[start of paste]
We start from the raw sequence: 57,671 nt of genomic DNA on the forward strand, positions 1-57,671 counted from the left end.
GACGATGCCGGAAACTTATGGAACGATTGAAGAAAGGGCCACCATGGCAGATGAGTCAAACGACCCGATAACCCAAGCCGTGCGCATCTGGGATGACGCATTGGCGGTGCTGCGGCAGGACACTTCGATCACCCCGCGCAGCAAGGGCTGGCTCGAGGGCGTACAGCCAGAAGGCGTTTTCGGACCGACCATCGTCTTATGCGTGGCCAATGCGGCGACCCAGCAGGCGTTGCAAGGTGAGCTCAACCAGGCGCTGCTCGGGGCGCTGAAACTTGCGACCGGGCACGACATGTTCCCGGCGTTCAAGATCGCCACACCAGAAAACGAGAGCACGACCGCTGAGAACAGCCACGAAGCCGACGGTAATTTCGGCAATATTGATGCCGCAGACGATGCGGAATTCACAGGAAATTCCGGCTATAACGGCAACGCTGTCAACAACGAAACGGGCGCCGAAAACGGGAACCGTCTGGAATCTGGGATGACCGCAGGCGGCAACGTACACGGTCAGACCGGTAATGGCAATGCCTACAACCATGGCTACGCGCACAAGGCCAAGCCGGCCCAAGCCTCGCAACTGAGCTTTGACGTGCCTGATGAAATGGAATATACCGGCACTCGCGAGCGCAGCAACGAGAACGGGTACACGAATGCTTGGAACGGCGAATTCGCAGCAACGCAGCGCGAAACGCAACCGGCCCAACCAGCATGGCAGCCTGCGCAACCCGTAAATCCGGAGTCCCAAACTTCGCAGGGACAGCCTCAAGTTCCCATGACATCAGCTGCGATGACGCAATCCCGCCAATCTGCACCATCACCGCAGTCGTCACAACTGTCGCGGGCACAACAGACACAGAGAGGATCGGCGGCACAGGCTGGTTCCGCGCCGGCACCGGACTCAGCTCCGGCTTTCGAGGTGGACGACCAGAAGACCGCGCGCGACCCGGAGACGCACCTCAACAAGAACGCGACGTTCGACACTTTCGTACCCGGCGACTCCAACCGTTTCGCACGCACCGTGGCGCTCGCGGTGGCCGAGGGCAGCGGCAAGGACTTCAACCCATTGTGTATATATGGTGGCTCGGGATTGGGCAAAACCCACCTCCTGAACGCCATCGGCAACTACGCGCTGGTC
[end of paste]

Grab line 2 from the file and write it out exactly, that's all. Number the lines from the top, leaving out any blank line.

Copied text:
GACGATGCCGGAAACTTATGGAACGATTGAAGAAAGGGCCACCATGGCAGATGAGTCAAACGACCCGATAACCCAAGCCGTGCGCATCTGGGATGACGCATTGGCGGTGCTGCGGCAGGACACTTCGATCACCCCGCGCAGCAAGGGCTGGCTCGAGGGCGTACAGCCAGAAGGCGTTTTCGGACCGACCATCGTCTTATGCGTGGCCAATGCGGCGACCCAGCAGGCGTTGCAAGGTGAGCTCAACCAGGCGCTGCTCGGGGCGCTGAAACTTGCGACCGGGCACGACATGTTCCCGGCGTTCAAGATCGCCACACCAGAAAACGAGAGCACGACCGCTGAGAACAGCCACGAAGCCGACGGTAATTTCGGCAATATTGATGCCGCAGACGATGCGGAATTCACAGGAAATTCCGGCTATAACGGCAACGCTGTCAACAACGAAACGGGCGCCGAAAACGGGAACCGTCTGGAATCTGGGATGACCGCAGGCGGCAACGTACACGGTCAGACCGGTAATGGCAATGCCTACAACCATGGCTACGCGCACAAGGCCAAGCCGGCCCAAGCCTCGCAACTGAGCTTTGACGTGCCTGATGAAATGGAATATACCGGCACTCGCGAGCGCAGCAACGAGAACGGGTACACGAATGCTTGGAACGGCGAATTCGCAGCAACGCAGCGCGAAACGCAACCGGCCCAACCAGCATGGCAGCCTGCGCAACCCGTAAATCCGGAGTCCCAAACTTCGCAGGGACAGCCTCAAGTTCCCATGACATCAGCTGCGATGACGCAATCCCGCCAATCTGCACCATCACCGCAGTCGTCACAACTGTCGCGGGCACAACAGACACAGAGAGGATCGGCGGCACAGGCTGGTTCCGCGCCGGCACCGGACTCAGCTCCGGCTTTCGAGGTGGACGACCAGAAGACCGCGCGCGACCCGGAGACGCACCTCAACAAGAACGCGACGTTCGACACTTTCGTACCCGGCGACTCCAACCGTTTCGCACGCACCGTGGCGCTCGCGGTGGCCGAGGGCAGCGGCAAGGACTTCAACCCATTGTGTATATATGGTGGCTCGGGATTGGGCAAAACCCACCTCCTGAACGCCATCGGCAACTACGCGCTGGTC